Is This Really The End for Gas Stoves?

In the past few months, we have seen a number of news stories regarding the potential ban of gas stoves used for cooking. So why is a heating, air conditioning and plumbing company thinking about gas stoves? More on that question later! First, we wanted to try and cut through the drama, confusion and misinformation to provide a recap of the facts and only the facts: 

Fact #1: 

There are an estimated 40 million gas stoves in the kitchens of American families and no, “the Fed” is not coming for your gas stove. Yet several cities — and some states — are already moving away from natural gas as part of a growing decarbonization, particularly in new construction homes. This will make it worthless to buy a gas stove, even if they haven’t been banned. 

Fact #2: 

Gas stoves have been the subject of arguments due to several recent investigations that have implied that emissions from gas stoves may be harmful to your health. Namely, it’s causing respiratory illness and asthma. 

Fact #3: 

The air inside our homes (and businesses) is much less than excellent. The U.S. Environmental Protection Agency (EPA) has completed reports that indicate indoor levels of pollutants can be two to five times — and on occasion more than 100 times — higher than outdoor levels. 

Although gas stoves may play a role in poor indoor air quality, they are definitely not the only factor. Others may be: 

  • Occupants Within the Home: People and pets at home produce carbon dioxide (CO2), odors, tobacco smoke and pet dander (a common allergen). 
  • Other Combustion Appliances: Other natural gas (or wood/oil burning) appliances such as space heaters, fireplaces, furnaces and water heaters. 
  • Construction Materials and Furnishings: Paints, carpeting, fiberglass, particle board and fabrics may release unhealthy substances known as volatile organic compounds (VOCs), another common indoor allergen, through what’s known as “outgassing.” 
  • Cleaning Compounds: Household cleaning products may produce VOCs or other chemicals. 
  • Nearby Soil: Radon gas and moisture may enter the home via the basement or crawl space from the soil around the home.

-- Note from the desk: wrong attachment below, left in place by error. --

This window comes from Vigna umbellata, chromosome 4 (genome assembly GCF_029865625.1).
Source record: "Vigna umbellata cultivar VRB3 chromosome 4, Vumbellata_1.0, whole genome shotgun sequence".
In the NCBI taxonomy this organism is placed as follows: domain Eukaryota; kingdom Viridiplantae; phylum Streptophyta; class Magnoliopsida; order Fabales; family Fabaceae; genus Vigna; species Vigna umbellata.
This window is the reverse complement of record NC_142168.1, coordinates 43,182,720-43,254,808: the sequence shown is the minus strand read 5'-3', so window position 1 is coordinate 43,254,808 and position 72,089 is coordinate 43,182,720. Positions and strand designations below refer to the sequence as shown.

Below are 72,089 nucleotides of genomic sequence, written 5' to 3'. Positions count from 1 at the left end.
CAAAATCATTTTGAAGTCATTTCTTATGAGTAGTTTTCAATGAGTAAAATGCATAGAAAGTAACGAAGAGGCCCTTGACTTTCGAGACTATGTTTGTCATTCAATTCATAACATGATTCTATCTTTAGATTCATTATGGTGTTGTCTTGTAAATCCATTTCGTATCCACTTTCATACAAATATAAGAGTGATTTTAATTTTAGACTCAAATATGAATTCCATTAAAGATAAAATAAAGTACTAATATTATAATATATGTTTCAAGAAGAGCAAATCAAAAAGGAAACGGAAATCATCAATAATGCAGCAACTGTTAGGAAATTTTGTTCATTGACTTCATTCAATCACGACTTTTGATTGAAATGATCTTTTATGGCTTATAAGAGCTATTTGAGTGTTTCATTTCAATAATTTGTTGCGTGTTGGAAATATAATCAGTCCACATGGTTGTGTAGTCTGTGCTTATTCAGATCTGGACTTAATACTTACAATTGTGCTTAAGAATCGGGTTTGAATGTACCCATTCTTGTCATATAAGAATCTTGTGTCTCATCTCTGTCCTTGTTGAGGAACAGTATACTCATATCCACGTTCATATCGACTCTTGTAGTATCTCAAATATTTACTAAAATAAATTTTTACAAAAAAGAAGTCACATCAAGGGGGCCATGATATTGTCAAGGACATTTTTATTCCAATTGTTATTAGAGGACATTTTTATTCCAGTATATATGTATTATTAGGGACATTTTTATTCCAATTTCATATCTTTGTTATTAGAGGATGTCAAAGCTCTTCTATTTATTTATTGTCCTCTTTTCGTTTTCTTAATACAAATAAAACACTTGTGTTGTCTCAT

• Well-Insulated Homes: It may seem counter-intuitive, but homes that are well insulated are “sealed tighter” and as a consequence won’t have as much infiltration from fresh, outdoor air. 

Fact #4: 

There are formal guidelines for residential ventilation and suitable indoor air quality (IAQ) levels. These guidelines are often referred to as the ASHRAE 60.2 standard. Local building codes have largely embraced these standards to determine minimum ventilation requirements and other measures so that you can reduce any negative effects on your health, resolving both health and safety problems for everyone. 

That being said, the overall performance of your ventilation is not directly measured or audited. Even if it was, it’s highly dependent on the weather outdoors, the square footage of the home and other factors. The precise ventilation performance in a typical home may vary. 

Fact #5: 

It’s still entirely your preference. You don’t have to rip out your gas stove and replace it with electric, and you also don’t have to be forced to decide between your gas stove and the possibility for poor indoor air quality. Proper and consistent ventilation is the real key to this debate. 

First, each time you prepare meals with a gas stove, you really should use the fan on your range hood so the combustion byproducts like smoke and CO gas are safety released out of your home. But to be candid: how often do any of us use the fan on the range hood? 

Which takes us to our next point. There are much more effective whole-home ventilation products that will significantly improve your indoor air quality and home comfort while still enabling you to be the “Bobby Flay” chef in your home. Read on to find out more about the possible solutions for your home. 

Comparing Whole-Home Residential Ventilation Options 

System Type  Advantages  Disadvantages 
Exhaust Fans  Simple and Inexpensive  Typically, manually controlled Not energy efficient Not the most effective for proper ventilation costs 
Outside Air Dampers  Fairly inexpensive Incorporated into the HVAC System Adjustable Automatic Ventilation  Not energy efficient May result in air pressurization inside the home May introduce excess moisture/humidity into the home May negatively impact comfort in cold and more humid climates 
Energy Recovery Ventilators (ERV)  Energy Efficient Sufficient Ventilation throughout the home Adjustable Automatic Ventilation  Pricey May necessitate distribution ducting Installation may be challenging in retrofit applications 

So, why is a HVAC company writing about gas stoves? Well, the “V” in HVAC stands for “Ventilation” and “There’s an Expert for That”! To learn more about these appliances and which solution might be best for your home, contact Sunbeam Service Experts at .